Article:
Cyprus Mail

Saving co-op might have been less of a tax burden says CBC chief

Central Bank Governor Chrystalla Georghadji had both the duty and the power to speak out

Though on the brink of collapse, the co-operative bank might well have been salvaged had the state thrown more money at it at the right time, Central Bank of Cyprus (CBC) governor Chrystalla Georghadji said on Thursday.

As far back as 2016 she had been sounding the alarm over the ailing co-op, she told the committee of inquiry.

Georghadji, said that in hindsight the cash injected by the state into the Co-operative Central Bank (CCB) was not sufficient to keep the lender adequately capitalised.

The co-ops were nationalised in 2013 as part of the island’s bailout. Taxpayers paid €1.5bn, and an additional of €175m in 2015.

“Our position was, ‘put more money [into the co-operatives] because these amounts will not be enough’,” Georghadji said.

“As it turns out, Cypriot taxpayers will end up paying far more than if €2bn were spent rather than the €1.5bn. The co-operative bank could have been saved.”

On why this was not done, the central bank boss said: “We wanted to rescue it with less money.”

Asked whether she had pointed this out at the time, Georghadji replied that she did in a letter to officials.

In April this year, to keep the CCB technically afloat, the government deposited into the lender €2.5bn raised from several bonds, and from its cash reserves. The €2.5bn will be added to the public debt.

It was a sure-fire sign that the ship was sinking.  Only two months later, in June, the CCB agreed to sell its healthy operations to Hellenic Bank after it failed to reduce its stock of non-performing loans (NPLs) fast enough. Its NPLs accounted for around 60 per cent of its total loan portfolio.

In her testimony, Georghadji said that although the Central Bank was not the regulator for the co-op, she had warned on multiple occasions that the lender was in trouble.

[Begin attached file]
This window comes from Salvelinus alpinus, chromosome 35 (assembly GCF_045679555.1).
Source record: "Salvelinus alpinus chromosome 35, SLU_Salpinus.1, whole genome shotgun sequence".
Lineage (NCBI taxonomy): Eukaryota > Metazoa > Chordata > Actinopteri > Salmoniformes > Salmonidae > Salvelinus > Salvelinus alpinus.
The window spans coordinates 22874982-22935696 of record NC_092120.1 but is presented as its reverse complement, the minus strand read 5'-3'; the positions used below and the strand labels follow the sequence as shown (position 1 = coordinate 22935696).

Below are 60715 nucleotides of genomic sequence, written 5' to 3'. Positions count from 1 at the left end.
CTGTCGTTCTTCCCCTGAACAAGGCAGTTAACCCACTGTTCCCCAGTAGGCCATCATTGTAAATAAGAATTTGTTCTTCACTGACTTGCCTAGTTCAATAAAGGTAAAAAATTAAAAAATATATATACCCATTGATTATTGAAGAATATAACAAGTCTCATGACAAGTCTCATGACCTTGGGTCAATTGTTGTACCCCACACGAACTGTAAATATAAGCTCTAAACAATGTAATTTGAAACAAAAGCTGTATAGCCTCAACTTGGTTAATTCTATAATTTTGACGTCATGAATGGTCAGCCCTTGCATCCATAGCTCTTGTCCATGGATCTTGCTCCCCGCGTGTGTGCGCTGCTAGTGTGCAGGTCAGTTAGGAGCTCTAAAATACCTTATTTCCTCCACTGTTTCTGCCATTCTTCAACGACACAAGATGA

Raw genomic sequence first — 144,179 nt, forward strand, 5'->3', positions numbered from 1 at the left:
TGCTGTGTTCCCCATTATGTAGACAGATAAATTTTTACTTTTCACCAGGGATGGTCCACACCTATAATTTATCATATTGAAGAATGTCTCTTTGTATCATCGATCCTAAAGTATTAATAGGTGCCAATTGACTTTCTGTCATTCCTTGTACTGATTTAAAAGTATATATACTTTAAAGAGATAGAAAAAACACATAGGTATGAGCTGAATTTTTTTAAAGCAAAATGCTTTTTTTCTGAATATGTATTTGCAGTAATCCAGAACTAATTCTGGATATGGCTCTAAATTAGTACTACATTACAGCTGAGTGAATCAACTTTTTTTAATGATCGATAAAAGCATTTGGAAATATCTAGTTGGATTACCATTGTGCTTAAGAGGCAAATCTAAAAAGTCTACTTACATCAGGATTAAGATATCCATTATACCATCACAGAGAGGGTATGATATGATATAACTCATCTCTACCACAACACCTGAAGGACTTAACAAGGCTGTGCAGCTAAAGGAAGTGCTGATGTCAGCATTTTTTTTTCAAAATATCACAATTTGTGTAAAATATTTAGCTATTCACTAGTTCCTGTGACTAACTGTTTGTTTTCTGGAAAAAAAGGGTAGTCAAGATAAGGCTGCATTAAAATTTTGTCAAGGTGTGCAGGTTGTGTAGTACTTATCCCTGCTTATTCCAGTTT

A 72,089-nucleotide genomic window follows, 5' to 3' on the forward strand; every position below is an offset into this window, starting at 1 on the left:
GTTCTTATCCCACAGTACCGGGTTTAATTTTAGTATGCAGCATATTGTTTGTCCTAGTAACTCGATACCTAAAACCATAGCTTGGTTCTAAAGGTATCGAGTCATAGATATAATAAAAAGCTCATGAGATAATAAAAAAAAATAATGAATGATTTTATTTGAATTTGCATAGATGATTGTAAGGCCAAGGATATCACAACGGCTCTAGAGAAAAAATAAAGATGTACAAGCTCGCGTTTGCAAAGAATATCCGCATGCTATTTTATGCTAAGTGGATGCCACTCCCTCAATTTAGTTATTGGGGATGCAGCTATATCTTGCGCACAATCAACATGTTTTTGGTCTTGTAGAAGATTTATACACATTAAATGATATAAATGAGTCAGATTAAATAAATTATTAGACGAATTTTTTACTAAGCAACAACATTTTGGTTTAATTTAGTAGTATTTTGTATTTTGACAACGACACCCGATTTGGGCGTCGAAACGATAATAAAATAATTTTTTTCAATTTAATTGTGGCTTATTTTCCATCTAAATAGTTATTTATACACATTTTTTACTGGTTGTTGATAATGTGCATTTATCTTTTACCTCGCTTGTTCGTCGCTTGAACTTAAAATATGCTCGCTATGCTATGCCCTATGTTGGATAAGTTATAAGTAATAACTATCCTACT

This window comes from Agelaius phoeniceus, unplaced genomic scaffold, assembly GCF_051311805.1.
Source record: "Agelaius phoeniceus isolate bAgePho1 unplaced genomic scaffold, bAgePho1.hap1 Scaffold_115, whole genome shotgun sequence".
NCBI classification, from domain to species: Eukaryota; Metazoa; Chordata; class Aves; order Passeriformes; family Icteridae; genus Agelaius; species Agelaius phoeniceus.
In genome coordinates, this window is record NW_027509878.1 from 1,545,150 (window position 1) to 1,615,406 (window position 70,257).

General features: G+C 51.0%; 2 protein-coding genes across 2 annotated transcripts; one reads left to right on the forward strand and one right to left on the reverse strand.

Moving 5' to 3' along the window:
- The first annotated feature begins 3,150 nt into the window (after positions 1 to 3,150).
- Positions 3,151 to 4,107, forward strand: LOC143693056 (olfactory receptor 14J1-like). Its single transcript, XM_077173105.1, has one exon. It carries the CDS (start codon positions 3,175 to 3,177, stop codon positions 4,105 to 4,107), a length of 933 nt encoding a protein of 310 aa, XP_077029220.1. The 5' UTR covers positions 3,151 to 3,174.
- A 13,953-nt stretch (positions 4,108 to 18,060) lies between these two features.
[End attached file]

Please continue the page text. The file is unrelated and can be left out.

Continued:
The co-op was being regulated by European Central Bank’s Single Supervisory Mechanism (SSM).

Georghadji said she was in correspondence with the SSM.

“The SSM knew that a miracle was not possible, and told us so. What they wanted was for steps to be taken to address the issue of non-performing loans.”

The SSM was concerned, too, over lax corporate governance at the co-op bank.

According to Georghadji, she personally suggested to the president the removal of certain senior executives.

Asked why no one was sacked from the co-op, she speculated that “there was a reluctance to resort to such drastic measures.”

The central bank’s main concern, she said, was to prevent a contagion effect once depositors began taking their money out of the co-op in 2017.

“We were very alarmed that this might spread to other banks, triggering a bank run.”

The deposit outflows began in late 2017, picking up pace in 2018. During the first three months of this year, some €2bn in deposits were withdrawn from the co-op.

Asked what measures were taken by the Central Bank for the inaction that prevailed in the CCB, Georghadji offered: “Didn’t our letters say that ‘you are idle and slow to act?’

“What else could we do other than going to the organisation itself with constant letters to point this out, meet with the minister of finance, to consult with Mr Dionysis Dionysiou, to address the President of the Republic himself with letters, have meetings with the President of the Republic?”

Dionysiou was the finance ministry’s official who acted as liaison between the CCB’s largest shareholder and the board overseeing the government’s investment in the bank.

She said she met for the first time with Anastasiades to discuss the issue, possibly in 2016.

In 2018, according to her calendar, she said, two letters were sent to Anastasiades and five meetings were held on the same issue.

“These meetings were made, the first one at my own initiative to inform him of the situation. But the president was very concerned and extensive meetings followed within a very short period of time,” she said.

Chairman of the investigating committee, Giorgos Aresti, said that, depending on references made to Anastasiades, they may decide to invite him to testify. He expressed hope however that it wouldn’t be necessary.

In a statement released later in the day, Anastasiades said he would respond to Georghadji’s claims, “if it is deemed fitting”, after she completes her testimony to the committee.

She is to testify before the committee again next Tuesday.


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